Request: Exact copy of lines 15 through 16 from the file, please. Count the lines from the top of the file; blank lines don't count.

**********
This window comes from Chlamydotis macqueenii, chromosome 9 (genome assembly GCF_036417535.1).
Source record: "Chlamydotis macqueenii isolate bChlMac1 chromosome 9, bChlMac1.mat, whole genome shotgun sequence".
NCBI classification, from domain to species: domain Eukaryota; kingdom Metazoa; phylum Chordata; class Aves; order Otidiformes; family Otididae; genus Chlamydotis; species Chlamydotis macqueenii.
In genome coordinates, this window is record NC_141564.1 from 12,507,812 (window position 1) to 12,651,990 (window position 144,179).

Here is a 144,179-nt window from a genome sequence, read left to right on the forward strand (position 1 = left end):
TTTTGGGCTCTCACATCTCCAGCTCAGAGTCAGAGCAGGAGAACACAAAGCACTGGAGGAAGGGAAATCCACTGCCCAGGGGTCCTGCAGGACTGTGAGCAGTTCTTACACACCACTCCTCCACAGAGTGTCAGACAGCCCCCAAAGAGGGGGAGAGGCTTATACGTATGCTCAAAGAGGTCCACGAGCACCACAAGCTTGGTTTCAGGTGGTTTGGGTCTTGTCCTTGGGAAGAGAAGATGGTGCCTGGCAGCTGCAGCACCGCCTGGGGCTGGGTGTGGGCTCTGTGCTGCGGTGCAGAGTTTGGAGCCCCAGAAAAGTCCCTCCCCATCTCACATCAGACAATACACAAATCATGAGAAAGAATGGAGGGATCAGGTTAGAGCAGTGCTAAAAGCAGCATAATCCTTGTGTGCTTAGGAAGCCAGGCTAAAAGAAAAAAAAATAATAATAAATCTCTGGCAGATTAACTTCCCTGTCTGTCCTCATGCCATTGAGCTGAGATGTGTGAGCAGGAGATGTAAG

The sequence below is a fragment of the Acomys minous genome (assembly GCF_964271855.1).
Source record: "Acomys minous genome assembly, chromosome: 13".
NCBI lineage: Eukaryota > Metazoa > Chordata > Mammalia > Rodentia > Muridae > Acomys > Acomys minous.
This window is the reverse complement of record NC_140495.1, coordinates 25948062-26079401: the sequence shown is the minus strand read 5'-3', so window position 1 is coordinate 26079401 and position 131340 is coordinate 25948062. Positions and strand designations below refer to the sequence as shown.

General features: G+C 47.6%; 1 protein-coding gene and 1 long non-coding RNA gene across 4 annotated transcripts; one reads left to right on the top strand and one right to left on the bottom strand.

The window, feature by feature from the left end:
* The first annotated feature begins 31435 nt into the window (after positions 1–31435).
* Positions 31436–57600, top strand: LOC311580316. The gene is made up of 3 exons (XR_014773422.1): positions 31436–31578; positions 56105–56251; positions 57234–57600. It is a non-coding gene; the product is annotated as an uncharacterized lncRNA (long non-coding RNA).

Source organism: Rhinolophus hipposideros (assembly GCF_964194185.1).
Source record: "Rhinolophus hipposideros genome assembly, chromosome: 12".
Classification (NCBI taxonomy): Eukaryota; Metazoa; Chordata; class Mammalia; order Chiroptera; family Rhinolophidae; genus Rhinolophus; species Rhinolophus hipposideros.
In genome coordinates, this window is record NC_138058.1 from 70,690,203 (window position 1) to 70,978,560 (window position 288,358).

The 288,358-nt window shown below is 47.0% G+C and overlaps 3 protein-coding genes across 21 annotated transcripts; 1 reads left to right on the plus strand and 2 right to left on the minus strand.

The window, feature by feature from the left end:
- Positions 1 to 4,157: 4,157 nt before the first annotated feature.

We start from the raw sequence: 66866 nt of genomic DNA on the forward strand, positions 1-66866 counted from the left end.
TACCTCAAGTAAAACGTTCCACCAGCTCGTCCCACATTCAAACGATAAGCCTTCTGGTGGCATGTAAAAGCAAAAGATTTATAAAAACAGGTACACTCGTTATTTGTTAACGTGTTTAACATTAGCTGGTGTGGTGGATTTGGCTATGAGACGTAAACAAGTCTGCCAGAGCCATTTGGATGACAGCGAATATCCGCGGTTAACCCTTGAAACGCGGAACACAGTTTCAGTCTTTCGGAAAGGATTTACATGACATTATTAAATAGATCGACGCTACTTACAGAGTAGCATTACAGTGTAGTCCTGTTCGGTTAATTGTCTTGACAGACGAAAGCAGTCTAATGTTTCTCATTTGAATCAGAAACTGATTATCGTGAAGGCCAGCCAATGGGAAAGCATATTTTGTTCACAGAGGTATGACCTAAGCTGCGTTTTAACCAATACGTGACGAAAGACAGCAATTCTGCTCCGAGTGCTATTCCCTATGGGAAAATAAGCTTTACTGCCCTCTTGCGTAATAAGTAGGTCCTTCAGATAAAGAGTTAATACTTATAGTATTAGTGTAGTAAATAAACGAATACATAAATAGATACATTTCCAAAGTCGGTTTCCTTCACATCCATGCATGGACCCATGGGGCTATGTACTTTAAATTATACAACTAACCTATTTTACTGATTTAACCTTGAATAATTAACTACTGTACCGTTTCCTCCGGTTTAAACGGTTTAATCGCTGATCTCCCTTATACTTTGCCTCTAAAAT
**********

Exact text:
Source organism: Rhinolophus hipposideros (assembly GCF_964194185.1).
Source record: "Rhinolophus hipposideros genome assembly, chromosome: 12".